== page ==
The United States is a net exporter of coal. However, some coal is still imported, mostly for power plants on the eastern and southern coasts of the country, where it is cheaper to ship in coal by sea from South America than transport it from mines in the northern and western United States.1
In the fourth quarter of 2017, the U.S. exported 28.2 million short tons of coal (14.6% of total production)2 to dozens of countries around the world; the largest markets were India (15.4% of all exports), South Korea (8.1%), and Brazil (7.8%).2
In the fourth quarter of 2017, the U.S. imported 1.4 million short tons of coal, mostly from Colombia (65%), Indonesia (18%), and Canada (13%).2
Coal exports decreased from 2012 to 2016 as U.S. coal production declined, mostly because cheaper natural gas and renewable energy sources decreased the demand for coal as a fuel for electricity generation.3 Since late 2016, coal exports have increased due to a slight increase in production and a continued decrease in U.S. coal consumption. Fourth-quarter 2017 coal exports were almost identical to fourth-quarter 2012.2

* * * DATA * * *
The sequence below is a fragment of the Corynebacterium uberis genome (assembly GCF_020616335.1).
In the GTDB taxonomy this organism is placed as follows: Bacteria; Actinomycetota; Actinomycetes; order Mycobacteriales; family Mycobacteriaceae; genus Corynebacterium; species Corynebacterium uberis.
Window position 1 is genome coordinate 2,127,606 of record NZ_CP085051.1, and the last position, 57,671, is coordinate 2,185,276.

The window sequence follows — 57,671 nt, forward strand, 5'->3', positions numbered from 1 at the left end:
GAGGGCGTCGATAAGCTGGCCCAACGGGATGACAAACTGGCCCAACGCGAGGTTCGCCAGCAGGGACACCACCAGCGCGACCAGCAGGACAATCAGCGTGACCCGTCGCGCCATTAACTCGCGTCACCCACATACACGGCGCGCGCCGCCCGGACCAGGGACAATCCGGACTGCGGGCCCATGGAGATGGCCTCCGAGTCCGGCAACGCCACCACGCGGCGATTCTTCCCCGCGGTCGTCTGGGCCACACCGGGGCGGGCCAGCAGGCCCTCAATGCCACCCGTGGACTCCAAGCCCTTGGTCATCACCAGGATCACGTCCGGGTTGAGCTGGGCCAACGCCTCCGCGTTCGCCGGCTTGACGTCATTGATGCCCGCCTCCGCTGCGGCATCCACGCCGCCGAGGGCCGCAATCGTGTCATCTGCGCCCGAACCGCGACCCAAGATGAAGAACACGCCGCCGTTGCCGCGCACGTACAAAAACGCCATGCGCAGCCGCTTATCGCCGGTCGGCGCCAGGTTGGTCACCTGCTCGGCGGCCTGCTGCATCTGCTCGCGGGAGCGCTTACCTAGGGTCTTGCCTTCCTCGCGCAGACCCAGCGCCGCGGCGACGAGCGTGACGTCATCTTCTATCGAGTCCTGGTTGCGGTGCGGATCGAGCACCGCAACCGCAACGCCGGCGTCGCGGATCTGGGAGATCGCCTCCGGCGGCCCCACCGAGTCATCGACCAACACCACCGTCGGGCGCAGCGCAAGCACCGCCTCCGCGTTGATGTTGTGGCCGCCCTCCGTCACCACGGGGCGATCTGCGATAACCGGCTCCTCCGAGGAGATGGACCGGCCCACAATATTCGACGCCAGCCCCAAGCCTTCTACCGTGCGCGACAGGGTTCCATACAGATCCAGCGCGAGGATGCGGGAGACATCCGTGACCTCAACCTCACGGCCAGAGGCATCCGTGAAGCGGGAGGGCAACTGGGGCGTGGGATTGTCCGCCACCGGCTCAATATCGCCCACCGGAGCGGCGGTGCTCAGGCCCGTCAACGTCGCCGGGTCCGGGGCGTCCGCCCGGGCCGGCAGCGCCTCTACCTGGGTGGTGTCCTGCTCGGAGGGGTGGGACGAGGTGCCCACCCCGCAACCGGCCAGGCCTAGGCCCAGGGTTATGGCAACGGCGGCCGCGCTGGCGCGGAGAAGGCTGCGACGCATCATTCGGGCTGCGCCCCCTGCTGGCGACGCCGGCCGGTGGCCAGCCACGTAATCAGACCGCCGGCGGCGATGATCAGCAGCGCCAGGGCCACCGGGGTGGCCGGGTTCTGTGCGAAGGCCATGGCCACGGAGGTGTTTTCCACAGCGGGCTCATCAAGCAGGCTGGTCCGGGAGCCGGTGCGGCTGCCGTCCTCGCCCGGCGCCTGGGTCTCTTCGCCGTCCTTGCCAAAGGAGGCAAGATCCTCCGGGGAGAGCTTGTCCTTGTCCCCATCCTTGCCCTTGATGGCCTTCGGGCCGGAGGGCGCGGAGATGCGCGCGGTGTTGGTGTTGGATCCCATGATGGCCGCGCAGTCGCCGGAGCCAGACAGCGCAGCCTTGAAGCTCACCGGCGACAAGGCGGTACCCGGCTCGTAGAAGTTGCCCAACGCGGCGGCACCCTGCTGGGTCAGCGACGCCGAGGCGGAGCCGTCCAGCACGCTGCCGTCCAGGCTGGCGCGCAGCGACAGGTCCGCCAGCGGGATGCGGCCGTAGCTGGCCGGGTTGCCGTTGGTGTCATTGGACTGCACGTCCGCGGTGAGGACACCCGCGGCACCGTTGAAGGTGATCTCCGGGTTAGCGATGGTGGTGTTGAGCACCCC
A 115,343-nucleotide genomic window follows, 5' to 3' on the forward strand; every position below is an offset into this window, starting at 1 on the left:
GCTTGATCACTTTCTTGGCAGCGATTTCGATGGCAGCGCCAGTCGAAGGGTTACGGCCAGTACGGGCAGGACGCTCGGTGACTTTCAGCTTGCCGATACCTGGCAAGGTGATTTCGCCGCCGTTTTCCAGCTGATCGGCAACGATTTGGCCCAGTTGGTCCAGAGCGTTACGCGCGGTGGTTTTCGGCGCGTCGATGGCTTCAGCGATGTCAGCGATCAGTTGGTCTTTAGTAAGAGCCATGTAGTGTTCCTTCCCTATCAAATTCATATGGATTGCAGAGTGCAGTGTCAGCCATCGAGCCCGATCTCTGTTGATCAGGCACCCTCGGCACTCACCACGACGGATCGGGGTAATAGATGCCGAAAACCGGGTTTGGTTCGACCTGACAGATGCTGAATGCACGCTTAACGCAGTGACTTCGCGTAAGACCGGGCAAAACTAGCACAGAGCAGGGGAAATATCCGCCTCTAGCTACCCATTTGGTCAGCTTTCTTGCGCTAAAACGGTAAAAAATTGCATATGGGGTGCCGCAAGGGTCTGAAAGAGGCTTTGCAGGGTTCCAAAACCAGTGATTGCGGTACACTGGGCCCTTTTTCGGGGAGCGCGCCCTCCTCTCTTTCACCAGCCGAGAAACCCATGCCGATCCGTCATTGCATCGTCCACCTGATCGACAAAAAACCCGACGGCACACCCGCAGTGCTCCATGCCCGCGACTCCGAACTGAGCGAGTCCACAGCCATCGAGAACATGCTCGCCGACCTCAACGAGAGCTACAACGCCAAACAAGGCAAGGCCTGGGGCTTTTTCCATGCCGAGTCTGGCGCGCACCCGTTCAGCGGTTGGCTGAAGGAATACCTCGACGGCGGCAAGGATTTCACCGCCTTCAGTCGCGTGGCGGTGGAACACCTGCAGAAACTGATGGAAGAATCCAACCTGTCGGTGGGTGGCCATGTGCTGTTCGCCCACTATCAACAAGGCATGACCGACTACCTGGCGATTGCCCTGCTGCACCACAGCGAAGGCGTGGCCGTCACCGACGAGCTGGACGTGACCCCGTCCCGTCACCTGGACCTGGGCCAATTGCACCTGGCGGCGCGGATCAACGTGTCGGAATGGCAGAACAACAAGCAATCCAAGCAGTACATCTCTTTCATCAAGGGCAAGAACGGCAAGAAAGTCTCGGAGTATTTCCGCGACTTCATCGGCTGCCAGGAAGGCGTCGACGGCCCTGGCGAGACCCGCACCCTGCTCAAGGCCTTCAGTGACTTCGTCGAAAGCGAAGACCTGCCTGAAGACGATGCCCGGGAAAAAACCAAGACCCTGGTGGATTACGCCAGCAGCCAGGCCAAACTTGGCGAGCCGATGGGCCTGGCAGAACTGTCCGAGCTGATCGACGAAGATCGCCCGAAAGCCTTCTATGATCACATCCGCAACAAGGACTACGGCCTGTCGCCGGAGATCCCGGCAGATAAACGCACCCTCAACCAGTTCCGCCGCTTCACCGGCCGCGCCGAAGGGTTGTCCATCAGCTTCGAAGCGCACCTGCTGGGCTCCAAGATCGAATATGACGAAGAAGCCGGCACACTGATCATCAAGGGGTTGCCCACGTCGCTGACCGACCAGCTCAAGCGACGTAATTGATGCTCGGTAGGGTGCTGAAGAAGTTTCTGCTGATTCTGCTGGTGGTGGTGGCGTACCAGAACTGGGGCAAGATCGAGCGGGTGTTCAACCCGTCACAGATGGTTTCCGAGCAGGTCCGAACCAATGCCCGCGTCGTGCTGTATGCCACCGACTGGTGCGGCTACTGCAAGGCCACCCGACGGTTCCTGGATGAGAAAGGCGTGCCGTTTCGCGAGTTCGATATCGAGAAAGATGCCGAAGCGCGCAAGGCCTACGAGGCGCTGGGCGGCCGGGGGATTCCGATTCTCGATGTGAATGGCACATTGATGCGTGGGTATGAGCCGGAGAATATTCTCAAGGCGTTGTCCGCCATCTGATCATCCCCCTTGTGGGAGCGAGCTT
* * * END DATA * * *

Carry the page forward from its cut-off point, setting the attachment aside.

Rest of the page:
- Quarterly Coal Report (Webpage), Energy Information Administration
Abbreviated quarterly report of U.S. coal production, price trends, exports, and imports.
- Annual Energy Outlook (Report), Energy Information Administration
Annual energy outlook for the United States, with projections to the year 2040, including energy sources, consumption, prices, and more.
- Annual Coal Distribution Report (Report), Energy Information Administration
Provides detailed information on the movement of coal around the United States, including origin and destination states, and method of transportation, plus foreign coal distribution.
- Energy production, imports, exports and use globally and by country (Web Tool), International Energy Agency
Flow diagram ("Sankey") of energy production and consumption by source and end-use, including electricity generation efficiency, globally and for most individual countries around the world.